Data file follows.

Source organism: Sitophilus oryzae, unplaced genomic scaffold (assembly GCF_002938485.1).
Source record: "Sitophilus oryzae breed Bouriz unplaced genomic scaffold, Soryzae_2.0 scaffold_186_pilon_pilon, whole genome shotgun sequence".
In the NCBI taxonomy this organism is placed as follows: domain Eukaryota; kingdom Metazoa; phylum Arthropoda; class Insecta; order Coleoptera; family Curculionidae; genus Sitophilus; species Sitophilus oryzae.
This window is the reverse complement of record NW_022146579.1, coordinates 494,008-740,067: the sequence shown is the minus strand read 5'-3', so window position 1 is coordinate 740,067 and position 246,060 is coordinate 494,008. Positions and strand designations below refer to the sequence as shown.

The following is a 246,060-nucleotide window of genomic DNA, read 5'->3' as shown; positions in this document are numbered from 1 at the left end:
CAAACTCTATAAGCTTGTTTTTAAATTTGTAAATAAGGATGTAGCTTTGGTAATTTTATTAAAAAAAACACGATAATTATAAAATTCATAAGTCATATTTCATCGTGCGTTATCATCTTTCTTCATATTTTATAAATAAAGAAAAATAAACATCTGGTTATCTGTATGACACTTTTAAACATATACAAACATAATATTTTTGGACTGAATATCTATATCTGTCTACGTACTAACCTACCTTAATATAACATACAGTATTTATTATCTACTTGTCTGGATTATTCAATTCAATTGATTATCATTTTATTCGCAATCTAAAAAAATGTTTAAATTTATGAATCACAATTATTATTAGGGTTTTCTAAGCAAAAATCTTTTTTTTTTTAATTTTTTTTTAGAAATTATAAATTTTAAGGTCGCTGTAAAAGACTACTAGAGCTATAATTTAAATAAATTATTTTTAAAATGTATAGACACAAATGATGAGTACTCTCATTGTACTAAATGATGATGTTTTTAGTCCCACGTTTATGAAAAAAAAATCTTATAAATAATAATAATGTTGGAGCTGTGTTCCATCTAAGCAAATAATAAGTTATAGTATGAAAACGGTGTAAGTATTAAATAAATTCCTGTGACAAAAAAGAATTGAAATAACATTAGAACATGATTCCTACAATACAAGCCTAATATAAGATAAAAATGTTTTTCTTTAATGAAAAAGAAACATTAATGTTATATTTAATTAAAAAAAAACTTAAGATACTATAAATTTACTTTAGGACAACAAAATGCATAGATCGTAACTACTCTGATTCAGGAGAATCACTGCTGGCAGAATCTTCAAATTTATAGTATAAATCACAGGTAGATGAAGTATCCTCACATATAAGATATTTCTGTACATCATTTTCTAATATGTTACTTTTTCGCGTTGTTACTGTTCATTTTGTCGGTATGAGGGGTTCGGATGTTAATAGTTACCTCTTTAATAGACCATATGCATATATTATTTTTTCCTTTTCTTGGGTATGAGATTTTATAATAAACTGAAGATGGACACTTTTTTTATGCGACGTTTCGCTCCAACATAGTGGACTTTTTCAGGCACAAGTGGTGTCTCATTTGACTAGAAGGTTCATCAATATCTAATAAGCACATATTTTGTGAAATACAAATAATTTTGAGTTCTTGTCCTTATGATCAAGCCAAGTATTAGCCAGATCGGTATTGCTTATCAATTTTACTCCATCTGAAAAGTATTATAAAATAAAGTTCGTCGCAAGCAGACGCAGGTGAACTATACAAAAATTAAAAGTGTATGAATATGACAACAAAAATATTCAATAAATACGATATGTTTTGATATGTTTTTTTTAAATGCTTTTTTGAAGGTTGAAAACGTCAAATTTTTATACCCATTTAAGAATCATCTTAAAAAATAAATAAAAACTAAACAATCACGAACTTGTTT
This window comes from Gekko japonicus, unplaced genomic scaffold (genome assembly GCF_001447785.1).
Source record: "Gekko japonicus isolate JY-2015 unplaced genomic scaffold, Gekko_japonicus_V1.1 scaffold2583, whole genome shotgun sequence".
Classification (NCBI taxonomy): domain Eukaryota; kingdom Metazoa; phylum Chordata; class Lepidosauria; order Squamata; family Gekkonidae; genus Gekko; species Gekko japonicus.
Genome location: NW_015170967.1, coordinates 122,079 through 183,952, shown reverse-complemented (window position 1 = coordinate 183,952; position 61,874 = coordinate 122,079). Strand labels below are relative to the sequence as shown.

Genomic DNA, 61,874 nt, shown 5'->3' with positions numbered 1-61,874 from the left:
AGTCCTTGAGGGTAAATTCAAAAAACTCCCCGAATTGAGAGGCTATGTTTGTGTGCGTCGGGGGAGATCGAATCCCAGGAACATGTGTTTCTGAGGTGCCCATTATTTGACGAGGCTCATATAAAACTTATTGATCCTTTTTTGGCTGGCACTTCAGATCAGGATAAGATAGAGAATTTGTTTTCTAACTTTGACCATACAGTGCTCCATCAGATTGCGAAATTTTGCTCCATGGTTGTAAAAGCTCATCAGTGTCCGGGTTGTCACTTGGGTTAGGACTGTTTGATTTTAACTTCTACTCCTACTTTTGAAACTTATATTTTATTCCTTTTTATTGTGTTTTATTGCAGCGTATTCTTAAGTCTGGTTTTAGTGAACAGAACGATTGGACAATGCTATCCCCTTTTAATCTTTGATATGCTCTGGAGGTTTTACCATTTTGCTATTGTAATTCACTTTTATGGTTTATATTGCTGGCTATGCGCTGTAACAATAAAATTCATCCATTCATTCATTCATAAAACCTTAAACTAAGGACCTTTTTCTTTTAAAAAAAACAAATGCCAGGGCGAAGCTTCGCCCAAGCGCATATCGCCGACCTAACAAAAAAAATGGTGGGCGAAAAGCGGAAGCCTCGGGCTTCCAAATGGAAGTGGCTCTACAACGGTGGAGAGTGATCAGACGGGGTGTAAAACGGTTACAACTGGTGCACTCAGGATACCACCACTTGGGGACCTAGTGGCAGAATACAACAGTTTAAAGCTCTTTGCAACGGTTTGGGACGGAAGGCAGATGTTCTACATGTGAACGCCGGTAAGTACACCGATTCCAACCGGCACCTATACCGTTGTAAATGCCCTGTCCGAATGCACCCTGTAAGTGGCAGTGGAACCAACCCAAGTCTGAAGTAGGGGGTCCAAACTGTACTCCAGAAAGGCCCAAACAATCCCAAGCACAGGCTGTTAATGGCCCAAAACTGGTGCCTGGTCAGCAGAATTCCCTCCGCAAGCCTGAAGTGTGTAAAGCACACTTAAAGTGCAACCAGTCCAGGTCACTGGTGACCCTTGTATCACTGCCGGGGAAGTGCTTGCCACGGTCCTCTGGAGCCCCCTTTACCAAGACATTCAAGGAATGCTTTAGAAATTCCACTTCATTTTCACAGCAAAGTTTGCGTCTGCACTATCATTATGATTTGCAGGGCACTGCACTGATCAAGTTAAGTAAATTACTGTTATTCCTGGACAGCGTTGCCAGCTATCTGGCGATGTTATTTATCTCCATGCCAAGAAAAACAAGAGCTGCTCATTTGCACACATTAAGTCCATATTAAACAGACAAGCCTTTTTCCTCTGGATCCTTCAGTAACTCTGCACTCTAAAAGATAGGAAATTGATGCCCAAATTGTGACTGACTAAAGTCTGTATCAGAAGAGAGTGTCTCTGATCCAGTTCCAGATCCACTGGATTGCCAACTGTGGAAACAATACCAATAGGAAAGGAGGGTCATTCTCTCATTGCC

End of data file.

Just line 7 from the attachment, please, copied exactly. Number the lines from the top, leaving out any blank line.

This window comes from Gekko japonicus, unplaced genomic scaffold (genome assembly GCF_001447785.1).